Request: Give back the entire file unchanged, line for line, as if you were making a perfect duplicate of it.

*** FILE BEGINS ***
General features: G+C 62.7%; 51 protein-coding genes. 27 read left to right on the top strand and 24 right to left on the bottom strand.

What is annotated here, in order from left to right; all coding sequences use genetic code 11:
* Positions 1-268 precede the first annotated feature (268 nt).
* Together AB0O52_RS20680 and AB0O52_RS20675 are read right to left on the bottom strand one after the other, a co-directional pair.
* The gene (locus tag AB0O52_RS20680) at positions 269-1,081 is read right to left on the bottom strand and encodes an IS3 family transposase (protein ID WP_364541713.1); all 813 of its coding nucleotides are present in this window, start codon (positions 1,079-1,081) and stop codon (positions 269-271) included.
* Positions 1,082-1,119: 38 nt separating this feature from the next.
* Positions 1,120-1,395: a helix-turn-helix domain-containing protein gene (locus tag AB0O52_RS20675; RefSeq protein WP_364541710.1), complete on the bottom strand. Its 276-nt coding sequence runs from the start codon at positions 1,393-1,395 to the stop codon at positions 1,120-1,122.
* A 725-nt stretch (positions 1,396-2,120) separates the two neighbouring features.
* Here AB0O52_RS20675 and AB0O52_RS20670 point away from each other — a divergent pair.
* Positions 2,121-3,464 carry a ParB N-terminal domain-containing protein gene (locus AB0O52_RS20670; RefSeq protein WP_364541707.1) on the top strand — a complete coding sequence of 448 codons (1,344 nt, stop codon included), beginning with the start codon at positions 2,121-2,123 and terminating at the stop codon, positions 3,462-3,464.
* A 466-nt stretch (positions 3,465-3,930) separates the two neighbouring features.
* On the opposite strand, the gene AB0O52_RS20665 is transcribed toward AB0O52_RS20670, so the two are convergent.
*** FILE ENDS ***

General features: G+C 62.7%; 51 protein-coding genes. 27 read left to right on the top strand and 24 right to left on the bottom strand.

What is annotated here, in order from left to right; all coding sequences use genetic code 11:
* Positions 1-268 precede the first annotated feature (268 nt).
* Together AB0O52_RS20680 and AB0O52_RS20675 are read right to left on the bottom strand one after the other, a co-directional pair.
* The gene (locus tag AB0O52_RS20680) at positions 269-1,081 is read right to left on the bottom strand and encodes an IS3 family transposase (protein ID WP_364541713.1); all 813 of its coding nucleotides are present in this window, start codon (positions 1,079-1,081) and stop codon (positions 269-271) included.
* Positions 1,082-1,119: 38 nt separating this feature from the next.
* Positions 1,120-1,395: a helix-turn-helix domain-containing protein gene (locus tag AB0O52_RS20675; RefSeq protein WP_364541710.1), complete on the bottom strand. Its 276-nt coding sequence runs from the start codon at positions 1,393-1,395 to the stop codon at positions 1,120-1,122.
* A 725-nt stretch (positions 1,396-2,120) separates the two neighbouring features.
* Here AB0O52_RS20675 and AB0O52_RS20670 point away from each other — a divergent pair.
* Positions 2,121-3,464 carry a ParB N-terminal domain-containing protein gene (locus AB0O52_RS20670; RefSeq protein WP_364541707.1) on the top strand — a complete coding sequence of 448 codons (1,344 nt, stop codon included), beginning with the start codon at positions 2,121-2,123 and terminating at the stop codon, positions 3,462-3,464.
* A 466-nt stretch (positions 3,465-3,930) separates the two neighbouring features.
* On the opposite strand, the gene AB0O52_RS20665 is transcribed toward AB0O52_RS20670, so the two are convergent.